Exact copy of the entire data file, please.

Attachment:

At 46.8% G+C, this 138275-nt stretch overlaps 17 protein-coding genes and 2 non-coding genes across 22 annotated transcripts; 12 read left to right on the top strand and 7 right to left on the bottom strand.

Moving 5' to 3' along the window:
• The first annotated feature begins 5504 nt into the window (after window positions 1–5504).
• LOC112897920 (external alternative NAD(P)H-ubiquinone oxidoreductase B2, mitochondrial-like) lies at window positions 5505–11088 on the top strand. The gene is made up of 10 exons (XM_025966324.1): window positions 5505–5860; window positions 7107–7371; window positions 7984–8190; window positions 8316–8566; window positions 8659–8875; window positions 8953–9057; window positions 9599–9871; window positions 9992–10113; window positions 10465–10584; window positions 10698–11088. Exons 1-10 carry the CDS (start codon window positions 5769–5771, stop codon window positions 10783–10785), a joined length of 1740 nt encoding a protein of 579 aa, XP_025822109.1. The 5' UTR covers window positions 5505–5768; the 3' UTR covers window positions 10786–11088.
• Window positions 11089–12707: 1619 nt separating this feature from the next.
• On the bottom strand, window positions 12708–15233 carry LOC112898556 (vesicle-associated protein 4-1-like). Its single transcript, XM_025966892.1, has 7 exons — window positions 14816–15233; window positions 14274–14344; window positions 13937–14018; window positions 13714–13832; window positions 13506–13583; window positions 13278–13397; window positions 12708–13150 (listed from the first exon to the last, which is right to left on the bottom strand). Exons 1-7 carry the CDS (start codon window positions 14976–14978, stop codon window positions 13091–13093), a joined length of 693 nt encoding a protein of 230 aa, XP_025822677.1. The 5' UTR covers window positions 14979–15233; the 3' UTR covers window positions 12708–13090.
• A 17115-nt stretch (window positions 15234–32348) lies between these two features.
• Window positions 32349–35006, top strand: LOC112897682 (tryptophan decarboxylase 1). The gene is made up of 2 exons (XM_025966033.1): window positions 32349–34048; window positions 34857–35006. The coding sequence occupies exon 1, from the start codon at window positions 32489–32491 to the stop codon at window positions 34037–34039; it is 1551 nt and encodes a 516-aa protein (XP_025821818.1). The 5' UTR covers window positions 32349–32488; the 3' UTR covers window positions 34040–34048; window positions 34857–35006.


At 46.8% G+C, this 138275-nt stretch overlaps 17 protein-coding genes and 2 non-coding genes across 22 annotated transcripts; 12 read left to right on the top strand and 7 right to left on the bottom strand.

Moving 5' to 3' along the window:
• The first annotated feature begins 5504 nt into the window (after window positions 1–5504).
• LOC112897920 (external alternative NAD(P)H-ubiquinone oxidoreductase B2, mitochondrial-like) lies at window positions 5505–11088 on the top strand. The gene is made up of 10 exons (XM_025966324.1): window positions 5505–5860; window positions 7107–7371; window positions 7984–8190; window positions 8316–8566; window positions 8659–8875; window positions 8953–9057; window positions 9599–9871; window positions 9992–10113; window positions 10465–10584; window positions 10698–11088. Exons 1-10 carry the CDS (start codon window positions 5769–5771, stop codon window positions 10783–10785), a joined length of 1740 nt encoding a protein of 579 aa, XP_025822109.1. The 5' UTR covers window positions 5505–5768; the 3' UTR covers window positions 10786–11088.
• Window positions 11089–12707: 1619 nt separating this feature from the next.
• On the bottom strand, window positions 12708–15233 carry LOC112898556 (vesicle-associated protein 4-1-like). Its single transcript, XM_025966892.1, has 7 exons — window positions 14816–15233; window positions 14274–14344; window positions 13937–14018; window positions 13714–13832; window positions 13506–13583; window positions 13278–13397; window positions 12708–13150 (listed from the first exon to the last, which is right to left on the bottom strand). Exons 1-7 carry the CDS (start codon window positions 14976–14978, stop codon window positions 13091–13093), a joined length of 693 nt encoding a protein of 230 aa, XP_025822677.1. The 5' UTR covers window positions 14979–15233; the 3' UTR covers window positions 12708–13090.
• A 17115-nt stretch (window positions 15234–32348) lies between these two features.
• Window positions 32349–35006, top strand: LOC112897682 (tryptophan decarboxylase 1). The gene is made up of 2 exons (XM_025966033.1): window positions 32349–34048; window positions 34857–35006. The coding sequence occupies exon 1, from the start codon at window positions 32489–32491 to the stop codon at window positions 34037–34039; it is 1551 nt and encodes a 516-aa protein (XP_025821818.1). The 5' UTR covers window positions 32349–32488; the 3' UTR covers window positions 34040–34048; window positions 34857–35006.